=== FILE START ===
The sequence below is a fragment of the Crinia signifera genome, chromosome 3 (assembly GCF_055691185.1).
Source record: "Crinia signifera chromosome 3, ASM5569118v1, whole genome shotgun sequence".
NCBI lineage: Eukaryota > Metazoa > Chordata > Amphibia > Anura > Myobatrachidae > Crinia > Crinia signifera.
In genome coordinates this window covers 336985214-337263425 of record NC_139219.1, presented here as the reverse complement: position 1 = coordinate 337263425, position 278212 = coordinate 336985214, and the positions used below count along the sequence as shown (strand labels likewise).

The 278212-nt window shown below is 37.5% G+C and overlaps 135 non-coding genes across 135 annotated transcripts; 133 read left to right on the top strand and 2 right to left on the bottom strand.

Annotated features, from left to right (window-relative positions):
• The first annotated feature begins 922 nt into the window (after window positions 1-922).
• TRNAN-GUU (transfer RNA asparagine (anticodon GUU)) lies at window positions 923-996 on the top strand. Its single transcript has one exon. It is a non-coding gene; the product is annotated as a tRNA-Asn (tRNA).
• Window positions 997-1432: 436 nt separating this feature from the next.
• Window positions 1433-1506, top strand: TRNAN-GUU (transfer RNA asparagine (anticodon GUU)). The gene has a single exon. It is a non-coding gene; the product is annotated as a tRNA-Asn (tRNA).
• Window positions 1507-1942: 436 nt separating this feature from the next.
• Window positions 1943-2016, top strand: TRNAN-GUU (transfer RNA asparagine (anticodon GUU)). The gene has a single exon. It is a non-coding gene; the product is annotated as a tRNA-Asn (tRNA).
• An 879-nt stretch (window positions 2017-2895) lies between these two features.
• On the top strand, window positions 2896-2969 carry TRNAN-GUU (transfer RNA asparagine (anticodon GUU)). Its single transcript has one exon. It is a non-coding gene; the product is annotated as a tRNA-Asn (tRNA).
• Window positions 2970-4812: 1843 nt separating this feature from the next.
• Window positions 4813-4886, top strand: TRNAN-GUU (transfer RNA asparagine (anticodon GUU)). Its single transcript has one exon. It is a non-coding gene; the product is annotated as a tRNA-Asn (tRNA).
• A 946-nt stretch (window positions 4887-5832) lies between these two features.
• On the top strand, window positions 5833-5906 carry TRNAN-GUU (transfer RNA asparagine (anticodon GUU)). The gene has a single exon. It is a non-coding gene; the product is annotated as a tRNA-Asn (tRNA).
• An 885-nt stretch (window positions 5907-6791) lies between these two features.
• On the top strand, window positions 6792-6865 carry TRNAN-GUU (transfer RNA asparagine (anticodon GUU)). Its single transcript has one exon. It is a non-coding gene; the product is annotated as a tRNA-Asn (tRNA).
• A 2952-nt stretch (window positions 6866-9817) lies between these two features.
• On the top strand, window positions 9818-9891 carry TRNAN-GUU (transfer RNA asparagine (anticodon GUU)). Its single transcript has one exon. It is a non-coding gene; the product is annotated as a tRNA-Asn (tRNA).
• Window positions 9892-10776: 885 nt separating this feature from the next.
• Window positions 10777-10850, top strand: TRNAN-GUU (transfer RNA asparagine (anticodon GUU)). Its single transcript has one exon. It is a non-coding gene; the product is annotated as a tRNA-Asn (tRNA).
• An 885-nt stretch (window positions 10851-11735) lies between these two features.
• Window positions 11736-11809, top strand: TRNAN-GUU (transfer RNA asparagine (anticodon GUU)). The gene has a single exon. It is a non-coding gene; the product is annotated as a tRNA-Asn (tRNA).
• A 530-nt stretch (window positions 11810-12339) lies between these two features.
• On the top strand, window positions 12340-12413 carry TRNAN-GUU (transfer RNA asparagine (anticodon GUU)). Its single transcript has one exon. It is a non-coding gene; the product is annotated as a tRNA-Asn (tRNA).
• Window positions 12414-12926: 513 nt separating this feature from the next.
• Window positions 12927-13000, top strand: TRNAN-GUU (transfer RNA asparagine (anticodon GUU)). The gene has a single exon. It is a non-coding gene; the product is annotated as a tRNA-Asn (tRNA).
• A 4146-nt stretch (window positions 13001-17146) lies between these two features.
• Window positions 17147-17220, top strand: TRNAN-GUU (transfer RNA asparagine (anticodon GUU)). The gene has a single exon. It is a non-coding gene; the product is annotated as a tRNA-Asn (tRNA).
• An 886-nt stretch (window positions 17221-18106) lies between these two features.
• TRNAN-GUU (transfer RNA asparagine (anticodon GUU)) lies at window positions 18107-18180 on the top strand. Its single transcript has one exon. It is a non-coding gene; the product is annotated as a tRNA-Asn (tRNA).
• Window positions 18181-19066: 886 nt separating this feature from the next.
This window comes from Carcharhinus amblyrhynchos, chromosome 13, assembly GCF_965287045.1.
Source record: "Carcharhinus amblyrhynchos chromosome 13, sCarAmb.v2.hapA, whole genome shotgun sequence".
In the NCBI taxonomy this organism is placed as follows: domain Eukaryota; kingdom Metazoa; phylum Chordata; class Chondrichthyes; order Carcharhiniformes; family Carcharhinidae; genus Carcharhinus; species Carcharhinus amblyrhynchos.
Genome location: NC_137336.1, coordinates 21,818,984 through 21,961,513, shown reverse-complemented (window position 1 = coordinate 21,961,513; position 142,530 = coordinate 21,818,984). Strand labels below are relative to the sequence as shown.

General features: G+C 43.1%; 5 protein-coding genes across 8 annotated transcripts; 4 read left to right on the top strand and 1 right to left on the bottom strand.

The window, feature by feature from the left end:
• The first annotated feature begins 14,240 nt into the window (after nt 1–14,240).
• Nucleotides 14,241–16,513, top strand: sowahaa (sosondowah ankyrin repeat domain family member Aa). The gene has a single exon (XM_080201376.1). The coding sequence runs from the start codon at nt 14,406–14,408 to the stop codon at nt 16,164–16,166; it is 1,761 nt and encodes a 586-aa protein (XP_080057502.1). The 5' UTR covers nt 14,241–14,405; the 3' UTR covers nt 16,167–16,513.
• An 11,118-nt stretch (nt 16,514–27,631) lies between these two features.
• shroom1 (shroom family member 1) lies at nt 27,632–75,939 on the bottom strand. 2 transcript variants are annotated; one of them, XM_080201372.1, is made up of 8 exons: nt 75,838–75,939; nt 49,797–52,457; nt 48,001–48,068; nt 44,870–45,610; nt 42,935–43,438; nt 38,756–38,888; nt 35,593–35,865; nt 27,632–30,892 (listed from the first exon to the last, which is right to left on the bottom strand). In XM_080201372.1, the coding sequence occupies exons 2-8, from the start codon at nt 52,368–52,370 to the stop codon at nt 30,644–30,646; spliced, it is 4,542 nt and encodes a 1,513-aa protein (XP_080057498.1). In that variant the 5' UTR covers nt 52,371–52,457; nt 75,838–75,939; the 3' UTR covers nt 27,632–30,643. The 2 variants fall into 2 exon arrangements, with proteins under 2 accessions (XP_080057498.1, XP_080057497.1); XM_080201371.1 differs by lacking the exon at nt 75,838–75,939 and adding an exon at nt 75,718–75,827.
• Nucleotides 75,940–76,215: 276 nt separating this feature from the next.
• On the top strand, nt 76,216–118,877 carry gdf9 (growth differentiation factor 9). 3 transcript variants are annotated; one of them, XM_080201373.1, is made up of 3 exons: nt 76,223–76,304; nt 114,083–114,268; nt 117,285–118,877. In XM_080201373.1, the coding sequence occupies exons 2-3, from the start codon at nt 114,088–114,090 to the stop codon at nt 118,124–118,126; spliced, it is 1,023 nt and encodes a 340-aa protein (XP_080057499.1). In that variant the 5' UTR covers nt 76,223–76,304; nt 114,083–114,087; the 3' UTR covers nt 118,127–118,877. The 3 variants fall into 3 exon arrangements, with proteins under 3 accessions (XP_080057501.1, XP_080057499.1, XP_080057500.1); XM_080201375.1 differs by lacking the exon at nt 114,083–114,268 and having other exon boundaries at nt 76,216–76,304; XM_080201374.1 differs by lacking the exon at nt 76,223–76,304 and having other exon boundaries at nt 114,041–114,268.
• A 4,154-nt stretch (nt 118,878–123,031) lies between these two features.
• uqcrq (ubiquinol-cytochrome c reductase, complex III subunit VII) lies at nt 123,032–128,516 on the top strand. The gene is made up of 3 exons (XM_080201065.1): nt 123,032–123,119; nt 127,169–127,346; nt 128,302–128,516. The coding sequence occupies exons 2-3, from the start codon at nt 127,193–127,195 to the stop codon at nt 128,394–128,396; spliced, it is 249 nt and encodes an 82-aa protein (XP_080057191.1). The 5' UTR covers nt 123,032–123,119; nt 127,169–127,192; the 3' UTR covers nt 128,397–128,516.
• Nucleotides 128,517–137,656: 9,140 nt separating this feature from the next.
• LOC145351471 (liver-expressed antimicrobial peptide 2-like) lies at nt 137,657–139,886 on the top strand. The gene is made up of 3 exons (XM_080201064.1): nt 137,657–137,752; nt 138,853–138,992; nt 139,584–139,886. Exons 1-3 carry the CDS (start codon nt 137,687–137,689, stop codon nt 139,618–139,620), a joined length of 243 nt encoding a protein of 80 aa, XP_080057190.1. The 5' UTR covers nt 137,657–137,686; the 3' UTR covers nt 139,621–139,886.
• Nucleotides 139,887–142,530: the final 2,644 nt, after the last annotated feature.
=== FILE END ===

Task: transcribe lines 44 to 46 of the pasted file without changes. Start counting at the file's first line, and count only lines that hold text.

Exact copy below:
• An 11,118-nt stretch (nt 16,514–27,631) lies between these two features.
• shroom1 (shroom family member 1) lies at nt 27,632–75,939 on the bottom strand. 2 transcript variants are annotated; one of them, XM_080201372.1, is made up of 8 exons: nt 75,838–75,939; nt 49,797–52,457; nt 48,001–48,068; nt 44,870–45,610; nt 42,935–43,438; nt 38,756–38,888; nt 35,593–35,865; nt 27,632–30,892 (listed from the first exon to the last, which is right to left on the bottom strand). In XM_080201372.1, the coding sequence occupies exons 2-8, from the start codon at nt 52,368–52,370 to the stop codon at nt 30,644–30,646; spliced, it is 4,542 nt and encodes a 1,513-aa protein (XP_080057498.1). In that variant the 5' UTR covers nt 52,371–52,457; nt 75,838–75,939; the 3' UTR covers nt 27,632–30,643. The 2 variants fall into 2 exon arrangements, with proteins under 2 accessions (XP_080057498.1, XP_080057497.1); XM_080201371.1 differs by lacking the exon at nt 75,838–75,939 and adding an exon at nt 75,718–75,827.
• Nucleotides 75,940–76,215: 276 nt separating this feature from the next.